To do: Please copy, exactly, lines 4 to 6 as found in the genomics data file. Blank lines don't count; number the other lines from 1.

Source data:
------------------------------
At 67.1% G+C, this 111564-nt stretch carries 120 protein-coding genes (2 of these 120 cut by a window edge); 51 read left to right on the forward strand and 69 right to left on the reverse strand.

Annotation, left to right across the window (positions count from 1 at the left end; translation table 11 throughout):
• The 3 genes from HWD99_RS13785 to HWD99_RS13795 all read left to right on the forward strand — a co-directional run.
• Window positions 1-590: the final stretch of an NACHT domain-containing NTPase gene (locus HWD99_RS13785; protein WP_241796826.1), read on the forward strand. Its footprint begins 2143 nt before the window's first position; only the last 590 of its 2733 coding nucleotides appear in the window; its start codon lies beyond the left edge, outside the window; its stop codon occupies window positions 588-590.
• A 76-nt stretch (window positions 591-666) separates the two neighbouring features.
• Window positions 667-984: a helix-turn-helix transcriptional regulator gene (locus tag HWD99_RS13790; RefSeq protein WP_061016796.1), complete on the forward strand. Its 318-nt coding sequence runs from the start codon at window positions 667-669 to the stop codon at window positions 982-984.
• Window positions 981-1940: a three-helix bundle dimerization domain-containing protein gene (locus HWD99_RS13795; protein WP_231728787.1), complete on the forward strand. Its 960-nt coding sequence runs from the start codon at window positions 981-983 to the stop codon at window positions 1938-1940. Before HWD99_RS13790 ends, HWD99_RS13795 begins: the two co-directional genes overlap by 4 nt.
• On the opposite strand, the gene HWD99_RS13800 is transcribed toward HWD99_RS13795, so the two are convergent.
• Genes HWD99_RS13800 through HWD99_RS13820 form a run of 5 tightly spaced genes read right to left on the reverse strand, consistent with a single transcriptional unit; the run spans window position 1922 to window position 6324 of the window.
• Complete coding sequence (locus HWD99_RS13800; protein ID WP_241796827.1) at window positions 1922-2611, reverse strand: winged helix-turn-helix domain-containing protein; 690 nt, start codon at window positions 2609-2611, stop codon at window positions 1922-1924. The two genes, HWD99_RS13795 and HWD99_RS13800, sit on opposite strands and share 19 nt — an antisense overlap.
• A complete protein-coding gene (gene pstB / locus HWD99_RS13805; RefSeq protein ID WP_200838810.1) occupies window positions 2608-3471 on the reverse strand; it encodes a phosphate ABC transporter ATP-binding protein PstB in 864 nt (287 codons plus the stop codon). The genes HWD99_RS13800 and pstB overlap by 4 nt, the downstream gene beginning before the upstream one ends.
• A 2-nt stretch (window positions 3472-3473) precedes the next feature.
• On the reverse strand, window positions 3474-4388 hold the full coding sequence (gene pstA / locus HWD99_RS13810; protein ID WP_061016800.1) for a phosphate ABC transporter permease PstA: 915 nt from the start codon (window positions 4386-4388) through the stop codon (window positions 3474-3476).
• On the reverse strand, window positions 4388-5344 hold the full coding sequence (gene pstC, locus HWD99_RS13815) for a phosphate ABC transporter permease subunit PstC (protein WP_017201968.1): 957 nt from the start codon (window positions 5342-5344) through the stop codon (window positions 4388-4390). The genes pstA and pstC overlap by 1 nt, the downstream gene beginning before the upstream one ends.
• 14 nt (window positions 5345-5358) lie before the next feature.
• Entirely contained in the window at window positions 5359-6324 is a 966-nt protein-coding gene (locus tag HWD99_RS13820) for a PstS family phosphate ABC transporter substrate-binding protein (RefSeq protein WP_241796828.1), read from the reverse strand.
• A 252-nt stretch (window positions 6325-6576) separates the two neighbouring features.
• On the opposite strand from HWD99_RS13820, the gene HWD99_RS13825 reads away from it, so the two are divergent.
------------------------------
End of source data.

• Window positions 1-590: the final stretch of an NACHT domain-containing NTPase gene (locus HWD99_RS13785; protein WP_241796826.1), read on the forward strand. Its footprint begins 2143 nt before the window's first position; only the last 590 of its 2733 coding nucleotides appear in the window; its start codon lies beyond the left edge, outside the window; its stop codon occupies window positions 588-590.
• A 76-nt stretch (window positions 591-666) separates the two neighbouring features.
• Window positions 667-984: a helix-turn-helix transcriptional regulator gene (locus tag HWD99_RS13790; RefSeq protein WP_061016796.1), complete on the forward strand. Its 318-nt coding sequence runs from the start codon at window positions 667-669 to the stop codon at window positions 982-984.